The key dates to know for a DateJust are as follows. In 1978 Rolex introduced a "quickset" feature, which makes it much faster to switch the date at the end of a 28-30 day month. My first Rolex was a 1974 and not having quickset wasn't that big of a deal, but it's a nice feature and 1978 is a good starting point.

In the late 80s, Rolex switched the crystal from acrylic to sapphire crystal. Opinion is divided on this, with most collectors and enthusiasts favoring the acrylic crystal. Acrylic definitely looks better and doesn't hold fingerprints as much, but it is easier to scratch. Buffing out scratches with a polishing cloth is pretty easy. Sapphire, on the other hand, is pretty much impossible to scratch. I prefer Sapphire because I tend to do things that risk scratching the watch, but it's a personal choice.

In the mid nineties, the case was switched to a holeless case. This is a very minor difference-- the pins that hold the bracelet onto the watch are hidden. Since then there have been no notable improvements. The quickset movement is called a 3035 and the next evolution, introduced in 199x is called the 3135. Both of them have their strong points and their supporters-- the point is that very little has changed over the years, so you can buy an old Rolex and it's essentially the same as a new Rolex. The 1980 DateJust and the 1999 DateJust I currently have are the exact same color schemes and both keep time with the same level of accuracy. Other than the different crystal, the holeless case of the newer one, and the less worn band of the newer one, they are indistinguishable.

Because you're working with around 20 years of available Rolexes (I've never seen great deals on the newest ones), you will have a LOT of watches to choose from. This means that you can take the approach of lowballing everybody until someone accepts your deal. Given the current economy, pretty much everyone takes your offer. I've really been amazed at how cheaply people are willing to let go of these watches.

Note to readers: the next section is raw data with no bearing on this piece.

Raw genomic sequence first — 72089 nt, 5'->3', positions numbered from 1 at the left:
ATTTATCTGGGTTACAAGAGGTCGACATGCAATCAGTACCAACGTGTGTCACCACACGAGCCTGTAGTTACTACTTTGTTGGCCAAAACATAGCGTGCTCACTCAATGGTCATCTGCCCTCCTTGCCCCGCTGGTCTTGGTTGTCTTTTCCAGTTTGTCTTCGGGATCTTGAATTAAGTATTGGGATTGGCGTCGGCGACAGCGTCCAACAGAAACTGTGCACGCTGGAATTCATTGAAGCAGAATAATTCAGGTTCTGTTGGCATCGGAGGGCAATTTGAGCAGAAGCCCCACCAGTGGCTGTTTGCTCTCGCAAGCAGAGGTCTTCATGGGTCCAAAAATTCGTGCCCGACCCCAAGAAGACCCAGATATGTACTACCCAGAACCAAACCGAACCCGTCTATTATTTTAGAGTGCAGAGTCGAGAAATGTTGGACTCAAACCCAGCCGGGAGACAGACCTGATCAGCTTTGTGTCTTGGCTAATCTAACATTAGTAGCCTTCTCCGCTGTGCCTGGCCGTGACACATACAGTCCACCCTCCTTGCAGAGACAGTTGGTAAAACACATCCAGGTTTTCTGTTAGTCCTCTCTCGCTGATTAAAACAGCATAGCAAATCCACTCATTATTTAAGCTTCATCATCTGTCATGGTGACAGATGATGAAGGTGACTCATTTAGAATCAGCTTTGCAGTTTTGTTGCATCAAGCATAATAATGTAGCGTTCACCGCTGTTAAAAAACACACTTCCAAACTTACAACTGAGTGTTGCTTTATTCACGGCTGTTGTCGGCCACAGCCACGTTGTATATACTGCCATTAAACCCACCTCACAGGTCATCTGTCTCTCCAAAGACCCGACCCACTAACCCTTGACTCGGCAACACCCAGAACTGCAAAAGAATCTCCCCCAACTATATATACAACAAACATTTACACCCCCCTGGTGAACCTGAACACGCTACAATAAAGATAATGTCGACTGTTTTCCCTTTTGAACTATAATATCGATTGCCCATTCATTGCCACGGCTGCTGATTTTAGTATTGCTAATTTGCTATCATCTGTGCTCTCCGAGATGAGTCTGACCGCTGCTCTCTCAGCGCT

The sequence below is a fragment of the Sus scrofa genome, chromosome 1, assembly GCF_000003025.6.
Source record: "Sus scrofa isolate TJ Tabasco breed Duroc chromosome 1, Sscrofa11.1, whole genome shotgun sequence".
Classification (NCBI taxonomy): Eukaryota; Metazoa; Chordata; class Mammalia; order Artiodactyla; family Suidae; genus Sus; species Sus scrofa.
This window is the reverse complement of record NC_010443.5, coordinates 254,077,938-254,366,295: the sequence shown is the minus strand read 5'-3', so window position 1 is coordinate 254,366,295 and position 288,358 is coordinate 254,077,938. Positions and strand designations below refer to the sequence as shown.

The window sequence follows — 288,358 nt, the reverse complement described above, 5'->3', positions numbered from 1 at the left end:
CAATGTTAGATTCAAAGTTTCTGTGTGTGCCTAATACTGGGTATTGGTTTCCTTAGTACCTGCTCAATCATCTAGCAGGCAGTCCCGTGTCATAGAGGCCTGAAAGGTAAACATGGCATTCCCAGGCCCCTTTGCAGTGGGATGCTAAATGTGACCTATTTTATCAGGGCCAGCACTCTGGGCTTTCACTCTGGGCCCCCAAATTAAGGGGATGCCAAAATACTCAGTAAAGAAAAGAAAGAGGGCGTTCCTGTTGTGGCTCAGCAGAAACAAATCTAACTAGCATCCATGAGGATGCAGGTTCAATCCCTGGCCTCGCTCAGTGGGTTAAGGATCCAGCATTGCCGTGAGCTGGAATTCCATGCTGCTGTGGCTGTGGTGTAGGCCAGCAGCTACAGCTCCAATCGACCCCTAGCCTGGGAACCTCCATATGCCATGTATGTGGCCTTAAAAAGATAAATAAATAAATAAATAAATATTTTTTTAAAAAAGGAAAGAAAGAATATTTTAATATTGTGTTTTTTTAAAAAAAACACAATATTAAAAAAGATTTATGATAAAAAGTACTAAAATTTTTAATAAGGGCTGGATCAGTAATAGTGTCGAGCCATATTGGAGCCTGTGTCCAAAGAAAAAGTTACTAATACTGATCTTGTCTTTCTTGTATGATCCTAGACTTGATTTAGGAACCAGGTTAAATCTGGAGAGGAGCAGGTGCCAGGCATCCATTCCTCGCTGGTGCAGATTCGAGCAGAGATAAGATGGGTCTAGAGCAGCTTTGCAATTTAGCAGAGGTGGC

The two major places to look are Craigslist and eBay. On Craigslist, just search for Rolex with an upper price of $2500. I wouldn't ever pay more than that. A late 70s watch should go for closer to $1600. Whenever you see a watch, offer a really low price that's $100 more than most people will offer. In other words, offer $2100 instead of $2000, $1600 instead of $1500. I almost got a watch for $1300 just because everyone else was offering $1200, but someone paid his full asking price at the last minute.

Don't get attached to any given watch. in this economy a lot of people are selling their Rolexes, so another one will come up. If you overpay, or fail to get a really good deal, you're largely negating the good-deal benefit of buying a Rolex.

On Craigslist the biggest advantage you can have over other sellers is to be really easy to deal with. Most people on Craigslist are not. My initial email might look something like this:

"Hey, I'm interested in the Rolex you're selling on Craigslist. I don't mean to insult you, but I think the watch is worth about $1600. I know you're asking for more, but if you're interested in that price, I can meet you at your convenience with cash in hand."

The last watch I bought was from a really nice guy who I sent a similar email to. When I bought the watch he thanked me for being so easy to work with and kept saying how glad he was to be done with selling it. Selling on Craigslist is annoying. We both know he could have gotten a bit more money if he held out, but he would have had to meet with a bunch of unreliable people who wouldn't show up with cash, or would try to renegotiate after agreeing on a price. Convenience is worth something.